Diagnosis: Blackish-tipped first-dorsal fin; no brownish bars on body, faint darker basicaudal mark in adults; darkish mid-postocular mark just posterior of preopercular edge; pectoral-fin rays 16 without small darkish spot above axil; soft dorsal-fin with 10 rays; soft anal fin with 9 rays.

Description: Range of proportions (as percentage of standard length) in Table 1 with lectotype first and paralectotypes in parentheses.

Dorsal fin VII(I)-I, 10, rarely VII(I)-I, 11; anal fin II, 9; pectoral-fin rays 16–17; pelvic fin I, 5; longest procurrent caudal rays segmented, 1 + 8 - 7 + 1 principal caudal rays; pored lateral-line scales 24; transverse scale rows above lateral line 2, one large, one small; transverse scale rows below lateral line 6; median predorsal scales 3; circumpeduncular scale rows 12 as 5 + 2 + 5; total gill rakers and rudiments 14–17, well developed 7– 8, upper arch 2 + 1, lower arch 6-7 + 5-7; second arch with small tooth patches or low rudiments.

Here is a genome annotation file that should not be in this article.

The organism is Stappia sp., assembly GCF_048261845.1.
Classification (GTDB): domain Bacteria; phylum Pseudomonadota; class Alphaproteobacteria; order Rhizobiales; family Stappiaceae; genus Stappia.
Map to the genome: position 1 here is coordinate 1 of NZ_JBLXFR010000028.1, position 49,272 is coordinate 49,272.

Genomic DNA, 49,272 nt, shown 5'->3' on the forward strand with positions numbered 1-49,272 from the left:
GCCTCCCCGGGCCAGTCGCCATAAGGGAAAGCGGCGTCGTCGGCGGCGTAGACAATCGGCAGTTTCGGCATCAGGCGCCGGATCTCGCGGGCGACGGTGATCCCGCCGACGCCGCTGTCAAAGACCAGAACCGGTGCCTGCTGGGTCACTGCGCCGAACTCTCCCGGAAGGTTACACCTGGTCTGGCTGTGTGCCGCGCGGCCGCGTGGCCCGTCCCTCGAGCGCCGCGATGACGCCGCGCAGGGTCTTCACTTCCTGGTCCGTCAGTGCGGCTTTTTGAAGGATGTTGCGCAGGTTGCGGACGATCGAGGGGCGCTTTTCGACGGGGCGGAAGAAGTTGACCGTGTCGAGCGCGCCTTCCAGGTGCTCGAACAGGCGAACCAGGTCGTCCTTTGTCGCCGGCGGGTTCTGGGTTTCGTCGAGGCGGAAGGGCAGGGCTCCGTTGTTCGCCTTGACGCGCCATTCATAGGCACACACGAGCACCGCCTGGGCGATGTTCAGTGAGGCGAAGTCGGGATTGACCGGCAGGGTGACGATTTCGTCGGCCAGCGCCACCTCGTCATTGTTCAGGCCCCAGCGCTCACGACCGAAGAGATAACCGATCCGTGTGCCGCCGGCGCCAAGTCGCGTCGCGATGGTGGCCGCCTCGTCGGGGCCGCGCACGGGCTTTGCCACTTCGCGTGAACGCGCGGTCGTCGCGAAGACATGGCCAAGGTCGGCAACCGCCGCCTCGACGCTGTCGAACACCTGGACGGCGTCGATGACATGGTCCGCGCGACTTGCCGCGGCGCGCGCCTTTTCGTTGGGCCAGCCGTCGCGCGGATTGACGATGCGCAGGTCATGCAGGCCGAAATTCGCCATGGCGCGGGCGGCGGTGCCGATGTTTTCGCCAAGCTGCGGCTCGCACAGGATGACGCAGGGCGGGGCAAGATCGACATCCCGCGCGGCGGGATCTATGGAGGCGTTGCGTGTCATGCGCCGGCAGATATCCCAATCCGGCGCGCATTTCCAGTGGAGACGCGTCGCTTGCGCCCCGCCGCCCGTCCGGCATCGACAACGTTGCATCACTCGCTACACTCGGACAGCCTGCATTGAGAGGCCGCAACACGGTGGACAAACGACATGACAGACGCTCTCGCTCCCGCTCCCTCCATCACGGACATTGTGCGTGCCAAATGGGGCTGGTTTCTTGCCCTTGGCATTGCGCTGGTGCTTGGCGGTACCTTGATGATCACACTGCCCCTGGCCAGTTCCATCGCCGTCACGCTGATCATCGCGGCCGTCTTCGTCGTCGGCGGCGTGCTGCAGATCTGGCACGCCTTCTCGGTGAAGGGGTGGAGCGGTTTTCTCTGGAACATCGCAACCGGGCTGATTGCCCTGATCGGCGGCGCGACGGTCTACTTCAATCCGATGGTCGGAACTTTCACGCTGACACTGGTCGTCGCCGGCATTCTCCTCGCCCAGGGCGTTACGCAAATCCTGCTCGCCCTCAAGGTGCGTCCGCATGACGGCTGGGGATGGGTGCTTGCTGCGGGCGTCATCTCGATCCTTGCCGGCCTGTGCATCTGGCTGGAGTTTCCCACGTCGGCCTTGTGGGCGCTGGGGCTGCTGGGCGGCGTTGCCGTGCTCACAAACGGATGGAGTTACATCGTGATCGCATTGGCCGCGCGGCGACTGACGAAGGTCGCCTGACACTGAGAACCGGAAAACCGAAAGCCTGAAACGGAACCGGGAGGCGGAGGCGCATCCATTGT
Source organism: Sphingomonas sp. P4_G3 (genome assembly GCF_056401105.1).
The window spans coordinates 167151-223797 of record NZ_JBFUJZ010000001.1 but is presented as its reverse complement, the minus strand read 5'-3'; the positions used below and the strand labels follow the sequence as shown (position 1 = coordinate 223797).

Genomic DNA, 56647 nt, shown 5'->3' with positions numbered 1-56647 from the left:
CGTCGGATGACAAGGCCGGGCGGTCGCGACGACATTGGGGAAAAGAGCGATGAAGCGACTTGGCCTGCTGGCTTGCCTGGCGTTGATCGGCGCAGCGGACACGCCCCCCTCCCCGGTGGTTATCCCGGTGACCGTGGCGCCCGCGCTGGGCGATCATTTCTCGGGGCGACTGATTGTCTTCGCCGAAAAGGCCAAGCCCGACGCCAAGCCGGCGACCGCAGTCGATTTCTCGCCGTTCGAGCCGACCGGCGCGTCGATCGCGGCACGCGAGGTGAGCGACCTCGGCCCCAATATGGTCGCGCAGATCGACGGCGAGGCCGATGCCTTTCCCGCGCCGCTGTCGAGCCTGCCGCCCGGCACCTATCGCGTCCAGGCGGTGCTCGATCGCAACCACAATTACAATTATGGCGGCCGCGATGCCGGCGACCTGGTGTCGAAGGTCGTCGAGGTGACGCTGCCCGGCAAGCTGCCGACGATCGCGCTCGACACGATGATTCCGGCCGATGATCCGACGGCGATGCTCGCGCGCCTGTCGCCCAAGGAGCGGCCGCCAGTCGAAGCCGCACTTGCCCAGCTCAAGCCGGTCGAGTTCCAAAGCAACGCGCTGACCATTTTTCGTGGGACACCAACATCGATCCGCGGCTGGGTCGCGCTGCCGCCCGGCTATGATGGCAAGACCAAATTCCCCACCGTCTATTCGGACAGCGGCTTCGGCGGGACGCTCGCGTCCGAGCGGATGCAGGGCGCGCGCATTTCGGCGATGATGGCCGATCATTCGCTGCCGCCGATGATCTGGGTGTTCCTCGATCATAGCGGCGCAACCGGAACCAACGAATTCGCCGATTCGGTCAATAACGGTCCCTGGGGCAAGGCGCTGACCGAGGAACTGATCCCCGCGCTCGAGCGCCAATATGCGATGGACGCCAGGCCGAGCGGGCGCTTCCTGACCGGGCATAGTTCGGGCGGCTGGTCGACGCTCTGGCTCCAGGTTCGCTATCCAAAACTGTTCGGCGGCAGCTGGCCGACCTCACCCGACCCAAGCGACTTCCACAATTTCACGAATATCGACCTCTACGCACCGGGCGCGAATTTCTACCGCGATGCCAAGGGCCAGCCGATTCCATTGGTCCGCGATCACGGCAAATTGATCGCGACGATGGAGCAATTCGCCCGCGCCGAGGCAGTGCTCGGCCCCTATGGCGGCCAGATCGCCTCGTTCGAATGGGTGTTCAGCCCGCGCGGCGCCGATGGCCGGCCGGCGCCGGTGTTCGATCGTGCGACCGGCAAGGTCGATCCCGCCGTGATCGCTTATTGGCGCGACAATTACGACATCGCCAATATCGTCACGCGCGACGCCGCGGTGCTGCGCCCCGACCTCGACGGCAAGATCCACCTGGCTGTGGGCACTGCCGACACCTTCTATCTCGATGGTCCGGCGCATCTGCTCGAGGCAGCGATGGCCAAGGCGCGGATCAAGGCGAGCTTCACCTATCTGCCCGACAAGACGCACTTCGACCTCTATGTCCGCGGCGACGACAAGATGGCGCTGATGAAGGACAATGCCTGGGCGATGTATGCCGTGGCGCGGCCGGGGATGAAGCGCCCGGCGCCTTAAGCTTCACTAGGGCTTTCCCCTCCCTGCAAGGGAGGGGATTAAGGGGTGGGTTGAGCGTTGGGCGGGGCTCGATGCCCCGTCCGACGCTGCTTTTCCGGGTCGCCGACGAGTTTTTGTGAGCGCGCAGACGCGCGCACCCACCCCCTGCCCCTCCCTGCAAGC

Villiform teeth in band on premaxilla and dentary; 3–4 rows on vomer; 2–4 rows on the palatine; none on ectopterygoid, endopterygoid or basihyal.

Vertebrae 10 + 14. Interhamal gap 1 + 3 ( Table 2). Five free hypurals; one pair of slender uroneurals with anterior small expansion; three epurals, anterior with expansion; a free parhypural; one autogenous haemal spine. Three supraneurals, two supernumerary spines on first dorsal pterygiophore. No procumbent spines (spurs). Basisphenoid present. Supramaxilla absent. Posttemporal serrate on posterior margin. Preopercle ridge smooth, edges serrate on vertical margin, ventral edge smooth becoming serrate posteriorly. Infraorbitals smooth. Infraorbital shelf present on third bone. Eighth dorsal spine a hidden nubbin, distal radial free. A pair of rounded scleral bones.